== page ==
This week’s Pig Of The Week column from Lars Hinnerskov Eriksen takes a populist turn for Easter, and becomes Chick Of The Week.
Text And Photo By Lars Hinnerskov Eriksen
My family has always been big on eggs for Easter: boiled, fried, poached, truffled and even ‘shat’ eggs (much more delicate that the name indicates, these are soft-boiled eggs served in a creamy mustard sauce). In the spirit of this column, for my Easter recipe I turn to that quintessential British picnic and petrol stop snack – the Scotch egg.
The basics of this are undisputed; a boiled egg is trapped in minced pork meat, breaded and then deep fried. However, there is a debate about the origin of the egg. The British department store Fortnum & Mason has laid claim to the invention (known as bird’s nests to the more cultured foodie at the time) although the Oxford Companion on Food reckons it might have been inspired by a variation of a south Asian kofta.
For proper Scotch eggheads who really want to get in to the nitty gritty, this website has collated an impressive amount of sources on the origins and history behind the dish.
The most conventional way of making Scotch eggs is with a normal size hardboiled egg and breadcrumbs. However, I find this to be slightly too hefty and much prefer the miniature versions made with quail’s eggs which have runny yolks. Just as ordering a well-done steak is borderline sacrilegious, there is no greater shame than to hard boil an egg and miss out on that lovely gooey stuff in the centre that binds together the other ingredients. As for the breadcrumbs, I managed to track down some Japanese panko for this version. These flakey crumbs work really well for Scotch egg, but normal breadcrumbs will suffice.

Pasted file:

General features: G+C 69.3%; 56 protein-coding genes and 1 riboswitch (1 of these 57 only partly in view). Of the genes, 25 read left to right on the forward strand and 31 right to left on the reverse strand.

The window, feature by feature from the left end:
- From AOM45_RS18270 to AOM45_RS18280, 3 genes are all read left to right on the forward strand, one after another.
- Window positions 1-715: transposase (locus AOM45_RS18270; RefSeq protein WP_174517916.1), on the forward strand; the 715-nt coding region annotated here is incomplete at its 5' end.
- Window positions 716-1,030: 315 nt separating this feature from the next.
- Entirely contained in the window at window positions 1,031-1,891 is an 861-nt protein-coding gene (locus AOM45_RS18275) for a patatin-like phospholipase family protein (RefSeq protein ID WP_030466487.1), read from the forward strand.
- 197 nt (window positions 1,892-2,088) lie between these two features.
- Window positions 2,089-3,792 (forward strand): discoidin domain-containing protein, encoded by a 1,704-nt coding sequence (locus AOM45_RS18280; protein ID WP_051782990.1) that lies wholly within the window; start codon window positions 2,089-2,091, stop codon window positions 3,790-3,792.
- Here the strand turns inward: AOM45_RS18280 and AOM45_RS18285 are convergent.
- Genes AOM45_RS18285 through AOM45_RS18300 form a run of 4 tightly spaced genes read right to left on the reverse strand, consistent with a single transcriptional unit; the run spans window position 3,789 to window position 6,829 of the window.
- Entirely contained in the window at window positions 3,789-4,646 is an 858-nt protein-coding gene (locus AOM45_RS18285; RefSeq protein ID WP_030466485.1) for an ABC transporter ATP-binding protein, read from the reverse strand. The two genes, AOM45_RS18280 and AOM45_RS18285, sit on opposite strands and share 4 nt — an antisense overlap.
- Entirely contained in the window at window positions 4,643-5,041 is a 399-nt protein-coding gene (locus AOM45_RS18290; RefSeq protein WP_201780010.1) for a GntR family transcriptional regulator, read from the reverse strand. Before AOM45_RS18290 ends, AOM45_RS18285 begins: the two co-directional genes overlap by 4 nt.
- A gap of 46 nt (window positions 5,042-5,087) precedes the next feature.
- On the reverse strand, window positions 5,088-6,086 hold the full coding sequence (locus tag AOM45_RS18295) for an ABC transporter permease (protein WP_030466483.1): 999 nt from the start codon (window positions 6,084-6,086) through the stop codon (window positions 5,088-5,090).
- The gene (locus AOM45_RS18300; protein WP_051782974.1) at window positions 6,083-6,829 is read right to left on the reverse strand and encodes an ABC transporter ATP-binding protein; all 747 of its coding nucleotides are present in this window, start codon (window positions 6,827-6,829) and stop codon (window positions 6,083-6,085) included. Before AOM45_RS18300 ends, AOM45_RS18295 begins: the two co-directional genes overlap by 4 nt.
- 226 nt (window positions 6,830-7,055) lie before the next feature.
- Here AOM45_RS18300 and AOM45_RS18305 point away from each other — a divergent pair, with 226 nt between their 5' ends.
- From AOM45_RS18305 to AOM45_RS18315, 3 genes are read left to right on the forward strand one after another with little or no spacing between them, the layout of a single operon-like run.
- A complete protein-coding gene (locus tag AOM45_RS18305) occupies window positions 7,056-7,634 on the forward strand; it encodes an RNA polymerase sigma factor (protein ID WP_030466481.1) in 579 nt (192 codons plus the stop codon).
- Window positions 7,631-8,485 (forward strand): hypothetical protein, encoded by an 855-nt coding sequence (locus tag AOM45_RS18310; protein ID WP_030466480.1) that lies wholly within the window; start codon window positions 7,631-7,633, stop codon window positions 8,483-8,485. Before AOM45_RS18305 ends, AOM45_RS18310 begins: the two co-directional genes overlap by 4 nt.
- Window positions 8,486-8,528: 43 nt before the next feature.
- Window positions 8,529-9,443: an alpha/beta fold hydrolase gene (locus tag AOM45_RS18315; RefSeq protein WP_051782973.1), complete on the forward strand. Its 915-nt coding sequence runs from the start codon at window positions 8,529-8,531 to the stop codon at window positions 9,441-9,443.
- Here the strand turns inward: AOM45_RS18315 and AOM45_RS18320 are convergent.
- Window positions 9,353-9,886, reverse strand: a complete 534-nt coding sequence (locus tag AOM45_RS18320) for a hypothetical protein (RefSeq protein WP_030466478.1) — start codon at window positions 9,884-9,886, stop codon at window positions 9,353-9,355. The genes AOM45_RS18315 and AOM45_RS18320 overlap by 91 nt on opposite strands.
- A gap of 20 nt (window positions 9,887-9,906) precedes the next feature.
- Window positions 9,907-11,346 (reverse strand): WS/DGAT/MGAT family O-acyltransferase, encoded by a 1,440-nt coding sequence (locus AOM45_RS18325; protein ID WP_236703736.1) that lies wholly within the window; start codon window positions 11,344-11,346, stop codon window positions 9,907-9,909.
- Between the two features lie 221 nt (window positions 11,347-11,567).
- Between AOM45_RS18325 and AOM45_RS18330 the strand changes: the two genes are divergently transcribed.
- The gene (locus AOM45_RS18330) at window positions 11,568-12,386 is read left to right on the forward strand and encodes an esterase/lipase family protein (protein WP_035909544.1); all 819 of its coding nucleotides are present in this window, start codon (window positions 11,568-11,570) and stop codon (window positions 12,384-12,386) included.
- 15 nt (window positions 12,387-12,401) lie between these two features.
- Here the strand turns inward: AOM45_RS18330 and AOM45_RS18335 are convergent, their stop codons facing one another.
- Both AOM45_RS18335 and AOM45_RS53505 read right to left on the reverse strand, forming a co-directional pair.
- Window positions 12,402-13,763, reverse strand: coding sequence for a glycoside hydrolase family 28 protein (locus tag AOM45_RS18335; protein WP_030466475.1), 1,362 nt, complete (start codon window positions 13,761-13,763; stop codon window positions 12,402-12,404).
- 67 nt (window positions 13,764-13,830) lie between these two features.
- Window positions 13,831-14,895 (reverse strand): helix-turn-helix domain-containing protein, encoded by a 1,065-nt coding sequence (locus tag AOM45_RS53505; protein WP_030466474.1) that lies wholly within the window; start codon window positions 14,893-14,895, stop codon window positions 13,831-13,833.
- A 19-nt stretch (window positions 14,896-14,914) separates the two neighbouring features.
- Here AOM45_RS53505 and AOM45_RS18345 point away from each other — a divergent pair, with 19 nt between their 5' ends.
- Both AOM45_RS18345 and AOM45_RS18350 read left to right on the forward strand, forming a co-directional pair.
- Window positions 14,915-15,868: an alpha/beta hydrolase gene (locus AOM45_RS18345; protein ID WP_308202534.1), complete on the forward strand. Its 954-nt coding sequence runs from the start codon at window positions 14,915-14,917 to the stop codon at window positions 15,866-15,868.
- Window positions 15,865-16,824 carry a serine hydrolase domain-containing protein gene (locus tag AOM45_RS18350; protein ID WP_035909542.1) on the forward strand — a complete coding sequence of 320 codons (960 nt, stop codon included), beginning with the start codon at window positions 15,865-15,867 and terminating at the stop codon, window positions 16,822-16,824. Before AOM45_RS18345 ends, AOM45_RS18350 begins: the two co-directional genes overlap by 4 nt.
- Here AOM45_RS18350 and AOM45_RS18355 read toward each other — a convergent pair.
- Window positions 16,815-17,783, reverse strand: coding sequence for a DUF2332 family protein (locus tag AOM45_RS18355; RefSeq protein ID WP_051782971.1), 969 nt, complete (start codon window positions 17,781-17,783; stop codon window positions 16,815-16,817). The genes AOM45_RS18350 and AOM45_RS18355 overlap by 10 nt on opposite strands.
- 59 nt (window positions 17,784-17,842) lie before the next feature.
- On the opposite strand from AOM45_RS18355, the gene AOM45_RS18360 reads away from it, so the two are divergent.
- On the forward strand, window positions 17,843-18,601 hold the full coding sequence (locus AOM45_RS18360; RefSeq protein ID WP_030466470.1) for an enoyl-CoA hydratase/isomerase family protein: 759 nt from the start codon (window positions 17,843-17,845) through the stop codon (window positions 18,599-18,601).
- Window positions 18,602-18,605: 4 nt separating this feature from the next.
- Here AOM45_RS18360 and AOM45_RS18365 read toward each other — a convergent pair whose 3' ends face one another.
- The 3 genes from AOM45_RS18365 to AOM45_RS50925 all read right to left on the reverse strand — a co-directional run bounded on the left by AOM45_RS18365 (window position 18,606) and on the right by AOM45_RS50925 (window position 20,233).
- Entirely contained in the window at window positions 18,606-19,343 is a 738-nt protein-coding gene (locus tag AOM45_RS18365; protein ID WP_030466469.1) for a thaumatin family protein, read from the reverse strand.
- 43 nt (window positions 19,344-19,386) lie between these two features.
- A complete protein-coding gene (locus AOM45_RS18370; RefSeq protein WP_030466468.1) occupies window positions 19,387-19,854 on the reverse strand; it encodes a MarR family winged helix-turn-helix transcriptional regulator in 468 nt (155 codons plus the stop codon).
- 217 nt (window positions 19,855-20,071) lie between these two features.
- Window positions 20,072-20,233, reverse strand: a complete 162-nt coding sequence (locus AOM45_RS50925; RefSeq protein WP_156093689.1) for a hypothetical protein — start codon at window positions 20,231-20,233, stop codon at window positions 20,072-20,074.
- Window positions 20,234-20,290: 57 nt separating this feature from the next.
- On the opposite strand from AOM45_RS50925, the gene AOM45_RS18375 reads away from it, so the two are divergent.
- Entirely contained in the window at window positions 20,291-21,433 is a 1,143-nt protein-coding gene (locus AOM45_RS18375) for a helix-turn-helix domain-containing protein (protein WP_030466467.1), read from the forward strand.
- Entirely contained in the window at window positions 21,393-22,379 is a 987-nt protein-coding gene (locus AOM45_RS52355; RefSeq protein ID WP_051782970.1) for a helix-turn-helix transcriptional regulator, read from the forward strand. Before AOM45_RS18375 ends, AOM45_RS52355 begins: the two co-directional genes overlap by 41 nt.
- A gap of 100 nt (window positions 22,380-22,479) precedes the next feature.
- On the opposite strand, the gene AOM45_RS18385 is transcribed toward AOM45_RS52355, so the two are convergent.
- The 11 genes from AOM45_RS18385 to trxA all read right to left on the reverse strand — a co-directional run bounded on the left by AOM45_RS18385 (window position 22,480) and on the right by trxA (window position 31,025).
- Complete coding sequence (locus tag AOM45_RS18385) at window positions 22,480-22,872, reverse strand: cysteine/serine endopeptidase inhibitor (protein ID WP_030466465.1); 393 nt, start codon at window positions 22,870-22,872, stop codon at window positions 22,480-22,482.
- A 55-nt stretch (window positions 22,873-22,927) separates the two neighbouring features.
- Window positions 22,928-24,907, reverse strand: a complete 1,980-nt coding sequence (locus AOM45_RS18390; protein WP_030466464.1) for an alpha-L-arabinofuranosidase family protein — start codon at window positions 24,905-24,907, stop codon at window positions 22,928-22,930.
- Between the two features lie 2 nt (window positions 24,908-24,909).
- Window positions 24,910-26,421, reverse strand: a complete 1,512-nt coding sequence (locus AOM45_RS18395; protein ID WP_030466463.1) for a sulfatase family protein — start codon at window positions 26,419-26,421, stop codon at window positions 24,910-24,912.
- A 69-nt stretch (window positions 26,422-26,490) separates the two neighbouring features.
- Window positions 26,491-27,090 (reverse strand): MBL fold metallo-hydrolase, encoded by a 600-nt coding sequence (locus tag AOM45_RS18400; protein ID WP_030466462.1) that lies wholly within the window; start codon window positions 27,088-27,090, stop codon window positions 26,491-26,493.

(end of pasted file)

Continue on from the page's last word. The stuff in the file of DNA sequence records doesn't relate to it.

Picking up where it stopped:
The egg can be served on its own, alongside a salad or with a dipping sauce. I think the perfect accompaniment is a traditional English piccalilli relish, which has a crunch and that tounge-tickeling sweet-sour vinegary taste. For the Scotch egg below I used Delia’s piccalilli recipe.Print
Lars Hinnerskov Eriksen lives in Copenhagen where he writes about food and football for the Guardian newspaper. Prior to that he spent 10 years in London where he studied journalism, worked on the Guardian’s newsdesk and enjoyed a passionate love affair with British food culture (stop sniggering at the back) and the pub.